There are no clinical trials of transfusions with modified universal red blood cells yet. Nevertheless, researchers used New Zealand white rabbits in a pre-clinical study performed in vivo to evaluate immunogenicity. These rabbits were randomly divided into four groups (Table 1). Table 1 below shows the distribution of each group of rabbits, which injections they received, and the immune response for each one.
 
 

 
Table 1. Process in vivo rabbits immunostimulation with different RBCs. *Data obtained from Zhao Y. et al. 1
 

The study continues with ELISAs, according to Zhao Y. et al. (2020), as follows:
 
ELISA was performed to analyze the binding of both the framework and the non-framework to RhD-positive red blood cells and evaluate RhD antibody titers in vivo. Recombinant human RhD proteins were used to coat ELISA plates. At night they were incubated at 4 ° C, then the plates were washed three times with PBS, and after this, for two hours, they were blocked with a blocking buffer at 37 ° C. Next, the plates were washed three times, and the sera samples (100 l) were added.1 We proceeded to incubate at 37ºC for one hour, then the plates were washed three times, and 100 μl of secondary antibody conjugated with HRP were added. Next, we proceeded to incubate at 37ºC for 45 minutes, and afterward, the plates were washed three times, and 100 l of TMB chromogenic substrate solution was added. After 10 minutes, 50 l of H2SO4 1 M were added to stop the reaction of the endpoint titers. Using a microplate reader, absorbance was measured at 450 nm. 1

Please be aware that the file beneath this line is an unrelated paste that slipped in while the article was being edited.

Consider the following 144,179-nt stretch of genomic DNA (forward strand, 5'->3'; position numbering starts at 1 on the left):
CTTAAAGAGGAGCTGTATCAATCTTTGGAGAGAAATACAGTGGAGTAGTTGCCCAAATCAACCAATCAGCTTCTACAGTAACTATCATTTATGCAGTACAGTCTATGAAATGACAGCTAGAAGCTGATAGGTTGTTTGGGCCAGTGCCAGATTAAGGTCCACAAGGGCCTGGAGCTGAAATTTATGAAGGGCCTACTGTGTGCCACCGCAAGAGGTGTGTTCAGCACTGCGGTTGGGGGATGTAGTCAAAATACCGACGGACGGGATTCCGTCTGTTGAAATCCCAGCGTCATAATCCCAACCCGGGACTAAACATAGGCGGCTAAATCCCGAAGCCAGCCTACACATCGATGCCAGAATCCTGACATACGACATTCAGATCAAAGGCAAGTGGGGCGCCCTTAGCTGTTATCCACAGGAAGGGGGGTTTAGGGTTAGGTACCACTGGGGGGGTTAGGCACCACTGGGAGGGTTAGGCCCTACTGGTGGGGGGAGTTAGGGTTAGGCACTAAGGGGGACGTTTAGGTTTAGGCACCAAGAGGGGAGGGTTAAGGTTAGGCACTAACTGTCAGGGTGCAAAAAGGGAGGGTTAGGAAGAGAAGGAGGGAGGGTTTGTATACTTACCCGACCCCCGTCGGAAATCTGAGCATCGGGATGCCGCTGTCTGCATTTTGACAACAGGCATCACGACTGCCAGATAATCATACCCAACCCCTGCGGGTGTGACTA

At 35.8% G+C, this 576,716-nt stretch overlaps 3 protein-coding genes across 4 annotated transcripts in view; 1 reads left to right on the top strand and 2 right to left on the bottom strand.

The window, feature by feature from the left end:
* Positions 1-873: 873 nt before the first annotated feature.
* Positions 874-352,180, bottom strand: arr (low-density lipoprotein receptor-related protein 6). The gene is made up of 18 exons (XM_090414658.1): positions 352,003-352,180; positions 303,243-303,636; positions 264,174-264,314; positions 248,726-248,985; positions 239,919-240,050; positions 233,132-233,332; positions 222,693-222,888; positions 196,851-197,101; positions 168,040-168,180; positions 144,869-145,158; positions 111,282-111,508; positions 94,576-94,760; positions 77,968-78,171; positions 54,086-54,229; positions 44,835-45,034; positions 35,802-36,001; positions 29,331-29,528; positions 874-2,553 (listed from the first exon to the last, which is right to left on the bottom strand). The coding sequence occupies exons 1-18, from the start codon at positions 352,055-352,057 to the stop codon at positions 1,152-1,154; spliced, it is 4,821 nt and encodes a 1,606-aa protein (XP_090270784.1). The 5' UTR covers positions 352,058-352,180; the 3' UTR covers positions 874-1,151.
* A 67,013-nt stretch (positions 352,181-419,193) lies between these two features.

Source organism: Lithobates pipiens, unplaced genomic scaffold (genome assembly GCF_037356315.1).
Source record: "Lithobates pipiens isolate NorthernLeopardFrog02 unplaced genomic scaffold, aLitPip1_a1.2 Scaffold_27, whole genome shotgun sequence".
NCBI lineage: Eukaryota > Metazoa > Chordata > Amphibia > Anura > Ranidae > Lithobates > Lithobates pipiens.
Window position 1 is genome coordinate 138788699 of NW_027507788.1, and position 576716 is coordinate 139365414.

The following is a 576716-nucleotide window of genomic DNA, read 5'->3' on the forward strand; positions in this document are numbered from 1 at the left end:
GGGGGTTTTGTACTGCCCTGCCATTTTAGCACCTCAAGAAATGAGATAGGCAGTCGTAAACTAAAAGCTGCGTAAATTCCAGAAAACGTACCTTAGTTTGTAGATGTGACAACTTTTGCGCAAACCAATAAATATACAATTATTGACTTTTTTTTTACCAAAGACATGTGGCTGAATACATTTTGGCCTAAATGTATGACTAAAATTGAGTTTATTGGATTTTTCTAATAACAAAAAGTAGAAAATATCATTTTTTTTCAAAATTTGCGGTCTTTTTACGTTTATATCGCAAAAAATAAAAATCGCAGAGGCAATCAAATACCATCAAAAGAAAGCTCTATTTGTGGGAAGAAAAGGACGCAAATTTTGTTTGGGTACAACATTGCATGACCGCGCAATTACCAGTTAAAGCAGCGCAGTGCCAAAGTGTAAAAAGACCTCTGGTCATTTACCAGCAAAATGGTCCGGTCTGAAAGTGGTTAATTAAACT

It was seen that anti-RhD immunity in surface modifications could be avoided, and favorable biocompatibility was also promoted. Also, there was no recognition between antigens and antibodies. Therefore, the trial worked properly as it avoided immune responses altogether, thus ensuring a successful RhD-stealth blood transfusion.1